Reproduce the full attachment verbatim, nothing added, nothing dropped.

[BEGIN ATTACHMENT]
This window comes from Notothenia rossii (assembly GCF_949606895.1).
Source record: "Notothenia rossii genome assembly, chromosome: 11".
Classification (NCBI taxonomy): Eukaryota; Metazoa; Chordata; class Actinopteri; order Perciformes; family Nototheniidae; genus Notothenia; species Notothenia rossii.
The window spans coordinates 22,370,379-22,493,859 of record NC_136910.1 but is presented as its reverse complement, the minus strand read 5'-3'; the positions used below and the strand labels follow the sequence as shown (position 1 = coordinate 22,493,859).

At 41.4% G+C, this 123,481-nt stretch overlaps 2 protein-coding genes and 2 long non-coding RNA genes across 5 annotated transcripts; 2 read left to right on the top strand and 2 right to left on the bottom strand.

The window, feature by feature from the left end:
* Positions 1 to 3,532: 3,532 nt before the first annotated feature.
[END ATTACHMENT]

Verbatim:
This window comes from Notothenia rossii (assembly GCF_949606895.1).
Source record: "Notothenia rossii genome assembly, chromosome: 11".
Classification (NCBI taxonomy): Eukaryota; Metazoa; Chordata; class Actinopteri; order Perciformes; family Nototheniidae; genus Notothenia; species Notothenia rossii.
The window spans coordinates 22,370,379-22,493,859 of record NC_136910.1 but is presented as its reverse complement, the minus strand read 5'-3'; the positions used below and the strand labels follow the sequence as shown (position 1 = coordinate 22,493,859).

At 41.4% G+C, this 123,481-nt stretch overlaps 2 protein-coding genes and 2 long non-coding RNA genes across 5 annotated transcripts; 2 read left to right on the top strand and 2 right to left on the bottom strand.

The window, feature by feature from the left end:
* Positions 1 to 3,532: 3,532 nt before the first annotated feature.